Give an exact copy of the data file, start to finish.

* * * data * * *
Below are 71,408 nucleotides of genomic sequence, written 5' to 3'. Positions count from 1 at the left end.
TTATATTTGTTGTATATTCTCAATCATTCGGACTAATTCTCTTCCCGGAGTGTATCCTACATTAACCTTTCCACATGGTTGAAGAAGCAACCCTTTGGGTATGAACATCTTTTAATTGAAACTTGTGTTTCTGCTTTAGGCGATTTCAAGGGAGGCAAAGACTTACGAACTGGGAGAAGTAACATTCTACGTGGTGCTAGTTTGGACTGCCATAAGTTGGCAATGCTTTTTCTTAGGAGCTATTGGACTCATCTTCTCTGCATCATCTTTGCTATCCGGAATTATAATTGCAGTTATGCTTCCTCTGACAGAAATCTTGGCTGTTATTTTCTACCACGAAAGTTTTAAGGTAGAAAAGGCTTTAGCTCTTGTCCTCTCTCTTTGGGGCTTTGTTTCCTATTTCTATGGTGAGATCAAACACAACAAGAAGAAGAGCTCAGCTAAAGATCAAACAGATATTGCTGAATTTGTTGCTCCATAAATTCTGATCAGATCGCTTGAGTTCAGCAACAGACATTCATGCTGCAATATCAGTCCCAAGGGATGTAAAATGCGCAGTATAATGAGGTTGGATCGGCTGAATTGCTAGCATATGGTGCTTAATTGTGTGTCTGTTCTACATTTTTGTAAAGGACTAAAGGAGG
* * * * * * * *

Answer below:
Below are 71,408 nucleotides of genomic sequence, written 5' to 3'. Positions count from 1 at the left end.
TTATATTTGTTGTATATTCTCAATCATTCGGACTAATTCTCTTCCCGGAGTGTATCCTACATTAACCTTTCCACATGGTTGAAGAAGCAACCCTTTGGGTATGAACATCTTTTAATTGAAACTTGTGTTTCTGCTTTAGGCGATTTCAAGGGAGGCAAAGACTTACGAACTGGGAGAAGTAACATTCTACGTGGTGCTAGTTTGGACTGCCATAAGTTGGCAATGCTTTTTCTTAGGAGCTATTGGACTCATCTTCTCTGCATCATCTTTGCTATCCGGAATTATAATTGCAGTTATGCTTCCTCTGACAGAAATCTTGGCTGTTATTTTCTACCACGAAAGTTTTAAGGTAGAAAAGGCTTTAGCTCTTGTCCTCTCTCTTTGGGGCTTTGTTTCCTATTTCTATGGTGAGATCAAACACAACAAGAAGAAGAGCTCAGCTAAAGATCAAACAGATATTGCTGAATTTGTTGCTCCATAAATTCTGATCAGATCGCTTGAGTTCAGCAACAGACATTCATGCTGCAATATCAGTCCCAAGGGATGTAAAATGCGCAGTATAATGAGGTTGGATCGGCTGAATTGCTAGCATATGGTGCTTAATTGTGTGTCTGTTCTACATTTTTGTAAAGGACTAAAGGAGG